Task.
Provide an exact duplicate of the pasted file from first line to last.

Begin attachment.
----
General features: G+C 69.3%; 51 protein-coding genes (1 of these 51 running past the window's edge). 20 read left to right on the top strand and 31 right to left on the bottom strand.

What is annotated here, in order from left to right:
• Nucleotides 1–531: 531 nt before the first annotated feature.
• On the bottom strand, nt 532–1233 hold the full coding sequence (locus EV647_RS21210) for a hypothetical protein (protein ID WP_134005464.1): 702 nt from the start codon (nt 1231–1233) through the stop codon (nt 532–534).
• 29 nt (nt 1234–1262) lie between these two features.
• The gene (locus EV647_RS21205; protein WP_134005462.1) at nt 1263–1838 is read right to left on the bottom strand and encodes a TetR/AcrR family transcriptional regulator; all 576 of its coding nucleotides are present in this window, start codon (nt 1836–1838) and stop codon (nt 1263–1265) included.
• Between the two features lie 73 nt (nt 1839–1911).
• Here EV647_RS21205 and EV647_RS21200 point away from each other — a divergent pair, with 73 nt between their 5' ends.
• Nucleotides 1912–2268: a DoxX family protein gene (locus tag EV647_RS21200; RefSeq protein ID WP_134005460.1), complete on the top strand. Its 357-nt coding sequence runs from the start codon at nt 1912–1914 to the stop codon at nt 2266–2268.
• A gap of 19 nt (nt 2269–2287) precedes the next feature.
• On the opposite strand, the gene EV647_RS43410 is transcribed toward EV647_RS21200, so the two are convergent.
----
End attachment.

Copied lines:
General features: G+C 69.3%; 51 protein-coding genes (1 of these 51 running past the window's edge). 20 read left to right on the top strand and 31 right to left on the bottom strand.

What is annotated here, in order from left to right:
• Nucleotides 1–531: 531 nt before the first annotated feature.
• On the bottom strand, nt 532–1233 hold the full coding sequence (locus EV647_RS21210) for a hypothetical protein (protein ID WP_134005464.1): 702 nt from the start codon (nt 1231–1233) through the stop codon (nt 532–534).
• 29 nt (nt 1234–1262) lie between these two features.
• The gene (locus EV647_RS21205; protein WP_134005462.1) at nt 1263–1838 is read right to left on the bottom strand and encodes a TetR/AcrR family transcriptional regulator; all 576 of its coding nucleotides are present in this window, start codon (nt 1836–1838) and stop codon (nt 1263–1265) included.
• Between the two features lie 73 nt (nt 1839–1911).
• Here EV647_RS21205 and EV647_RS21200 point away from each other — a divergent pair, with 73 nt between their 5' ends.
• Nucleotides 1912–2268: a DoxX family protein gene (locus tag EV647_RS21200; RefSeq protein ID WP_134005460.1), complete on the top strand. Its 357-nt coding sequence runs from the start codon at nt 1912–1914 to the stop codon at nt 2266–2268.
• A gap of 19 nt (nt 2269–2287) precedes the next feature.
• On the opposite strand, the gene EV647_RS43410 is transcribed toward EV647_RS21200, so the two are convergent.